When you have a small business, you might forgo all those formal policies that larger companies use like an acceptable use policy (AUP), thinking that they’re just for big companies.
However, technology policies provide vital guardrails to keep your business safe from costs due to data breaches, malware infections, and the misuse of your IT.
If you’re a small business, you still need to have certain guidelines in place. Your policies simply might be stated in fewer pages than a large enterprise. However, it’s still critical to put those down on paper for your employees to follow so they’ll understand things like which cloud applications they can use for work or how they handle company data on their smartphones.
You can think of IT policies as one more piece of your IT security and technology management. Without them, your company’s technology use could easily get out of hand, becoming unmanageable and leaving you open to the risk of a data breach.
So, where should you get started in putting together key IT policies? Here are some of the most important things you should have in place, no matter what size business you have.
Acceptable Use Policy (AUP)
Your AUP is an overarching policy that discusses how technology, in general, should be used and data should be protected at your company.
This would govern things like device security and the use of screen locks, who can use company-issued devices, and what can be stored on those devices.
Your Acceptable Use Policy can also cover things like cloud backups and data retention, and the process for maintaining your IT infrastructure.
Password Security Policy
Poor password security is responsible for approximately 77% of all cloud account data breaches. Without direction, users will naturally gravitate to creating easy-to-remember passwords and reuse those passwords across multiple accounts, increasing the risk of a cloud account takeover.
A password security policy doesn’t have to be elaborate. In fact, it can be just a single page outlining how employees are to handle passwords and any account protections that need to be in place.
Things you might include are:
- The minimum length that passwords should be
- That passwords should always be unique
- That passwords should use a combination of numbers, letters, and symbols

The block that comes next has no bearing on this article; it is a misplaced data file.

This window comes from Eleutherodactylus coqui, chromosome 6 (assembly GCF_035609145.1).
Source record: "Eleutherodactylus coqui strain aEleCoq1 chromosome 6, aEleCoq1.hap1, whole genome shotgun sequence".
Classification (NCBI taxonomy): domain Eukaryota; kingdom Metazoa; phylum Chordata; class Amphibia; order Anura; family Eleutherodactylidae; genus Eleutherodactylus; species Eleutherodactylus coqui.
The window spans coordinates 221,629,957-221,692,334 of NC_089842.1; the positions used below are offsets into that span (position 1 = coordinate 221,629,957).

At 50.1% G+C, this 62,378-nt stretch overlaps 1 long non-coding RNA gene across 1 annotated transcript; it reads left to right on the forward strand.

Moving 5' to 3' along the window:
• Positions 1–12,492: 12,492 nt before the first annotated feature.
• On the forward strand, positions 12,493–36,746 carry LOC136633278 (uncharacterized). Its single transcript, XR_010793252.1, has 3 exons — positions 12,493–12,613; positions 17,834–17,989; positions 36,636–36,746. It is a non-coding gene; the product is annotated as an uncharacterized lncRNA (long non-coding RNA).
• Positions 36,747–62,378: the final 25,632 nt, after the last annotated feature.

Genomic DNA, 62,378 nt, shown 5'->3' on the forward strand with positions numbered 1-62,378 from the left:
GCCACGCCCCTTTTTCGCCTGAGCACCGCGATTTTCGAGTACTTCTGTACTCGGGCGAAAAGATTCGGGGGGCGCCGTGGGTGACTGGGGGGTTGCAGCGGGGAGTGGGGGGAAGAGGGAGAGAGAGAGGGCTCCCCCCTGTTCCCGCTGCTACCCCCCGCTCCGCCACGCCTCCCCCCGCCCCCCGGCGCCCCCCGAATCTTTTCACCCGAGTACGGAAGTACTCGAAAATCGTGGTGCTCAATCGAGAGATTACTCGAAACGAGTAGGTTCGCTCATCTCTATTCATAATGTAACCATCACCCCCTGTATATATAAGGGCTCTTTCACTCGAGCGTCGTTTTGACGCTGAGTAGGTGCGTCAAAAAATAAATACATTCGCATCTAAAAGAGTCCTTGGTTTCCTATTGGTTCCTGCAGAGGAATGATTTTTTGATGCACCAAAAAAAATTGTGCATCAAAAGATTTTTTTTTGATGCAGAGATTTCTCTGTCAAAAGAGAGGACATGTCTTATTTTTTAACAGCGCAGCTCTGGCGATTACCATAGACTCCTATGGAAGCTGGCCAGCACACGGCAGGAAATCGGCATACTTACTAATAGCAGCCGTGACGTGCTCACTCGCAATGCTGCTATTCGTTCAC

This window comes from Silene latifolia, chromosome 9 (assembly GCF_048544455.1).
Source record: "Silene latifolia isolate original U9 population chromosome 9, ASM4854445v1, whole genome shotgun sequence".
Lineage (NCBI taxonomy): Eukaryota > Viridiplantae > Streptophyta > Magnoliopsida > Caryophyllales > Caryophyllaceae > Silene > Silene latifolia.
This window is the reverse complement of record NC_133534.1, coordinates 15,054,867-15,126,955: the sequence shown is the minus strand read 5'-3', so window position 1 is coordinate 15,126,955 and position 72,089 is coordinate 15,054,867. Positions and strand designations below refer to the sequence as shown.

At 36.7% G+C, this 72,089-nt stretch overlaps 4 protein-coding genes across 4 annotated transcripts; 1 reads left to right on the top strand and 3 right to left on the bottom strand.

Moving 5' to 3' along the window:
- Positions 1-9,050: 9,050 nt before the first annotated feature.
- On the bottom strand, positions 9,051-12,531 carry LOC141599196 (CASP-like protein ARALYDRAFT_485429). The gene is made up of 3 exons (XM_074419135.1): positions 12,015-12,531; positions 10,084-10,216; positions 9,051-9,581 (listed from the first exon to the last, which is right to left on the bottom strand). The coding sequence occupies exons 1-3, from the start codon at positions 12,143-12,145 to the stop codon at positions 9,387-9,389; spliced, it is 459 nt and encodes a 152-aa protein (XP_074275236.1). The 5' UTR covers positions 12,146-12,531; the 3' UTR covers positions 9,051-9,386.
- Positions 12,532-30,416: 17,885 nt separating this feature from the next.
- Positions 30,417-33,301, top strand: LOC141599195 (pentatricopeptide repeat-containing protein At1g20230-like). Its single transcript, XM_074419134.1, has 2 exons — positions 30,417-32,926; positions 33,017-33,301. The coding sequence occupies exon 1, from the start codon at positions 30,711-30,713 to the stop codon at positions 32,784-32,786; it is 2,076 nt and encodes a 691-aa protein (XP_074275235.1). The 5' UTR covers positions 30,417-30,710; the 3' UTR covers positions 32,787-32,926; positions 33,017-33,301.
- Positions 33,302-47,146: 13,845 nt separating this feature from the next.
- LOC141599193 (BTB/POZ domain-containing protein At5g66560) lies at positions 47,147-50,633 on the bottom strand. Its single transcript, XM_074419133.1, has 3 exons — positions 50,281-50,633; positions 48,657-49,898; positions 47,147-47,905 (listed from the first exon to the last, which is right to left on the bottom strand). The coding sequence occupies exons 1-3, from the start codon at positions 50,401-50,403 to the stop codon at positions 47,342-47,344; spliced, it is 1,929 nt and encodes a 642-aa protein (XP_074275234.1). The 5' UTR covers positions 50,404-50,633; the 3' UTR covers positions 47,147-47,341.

- That passwords should be protected by multi-factor authentication
BYOD Policy for Mobile Devices
Mobile devices are used just as much by employees for their work these days. For example, many people prefer reading emails from their smartphone to a PC. A good many companies rely on employees to use their own mobile devices to access work applications and may even compensate them monthly for this.
But too many of them don’t have a Bring Your Own Device (BYOD) policy in place to govern how business data needs to be protected on an employee’s mobile device.
For example, what happens to customer SMS conversations on an employee’s personal device? How does the company keep a record of these when that employee leaves?
Your BYOD policy should include details on some form of mobile device management so business data and accounts can remain secure even if employees are accessing them on their smartphones.
Cloud Use Policy
The use of shadow IT (unauthorized cloud applications) has run rampant during the pandemic. When employees use apps that haven’t been officially approved for their work, this can leave your company open to a data breach.
But it’s often done innocently because employees didn’t know any better and their company did not have a cloud use policy in place.
A cloud use policy will include details on what applications employees are authorized to use for their work. It may also include penalties for shadow IT use and an official system for recommending new cloud apps for consideration.
Incident Response Policy
Data breach and ransomware costs can be cut significantly when you have an incident response policy in place. Instead of everyone panicking when hit with an attack, they know exactly what to do and can follow the steps laid out in your plan.
When you’ve suffered a data breach, time is of the essence if you want to mitigate major losses. So the incident response policy is more like an insurance policy in this way to reduce your risk and liability in the case of an attack.
Wi-Fi Use Policy
61% of surveyed companies say that employees connect to public Wi-Fi networks from company-owned devices. This can easily put company data and cloud accounts at risk.
All an employee has to do is log in to one of their work applications while on public Wi-Fi and a hacker on the same network can easily steal their login credentials.
Your Wi-Fi Use Policy will include instructions on how employees are to connect to Wi-Fi securely – for example, using a VPN if on public Wi-Fi.
This policy can also include instructions about how to secure the office Wi-Fi password and who is allowed to have it.
Improve Your Technology Infrastructure with Expert IT Consulting
Pro Tech Guy can help your Framingham or Natick business put together meaningful IT policies that are common sense and keep your business protected from unnecessary risks.
Contact us today to learn more. Call 508-364-8189 or reach us online.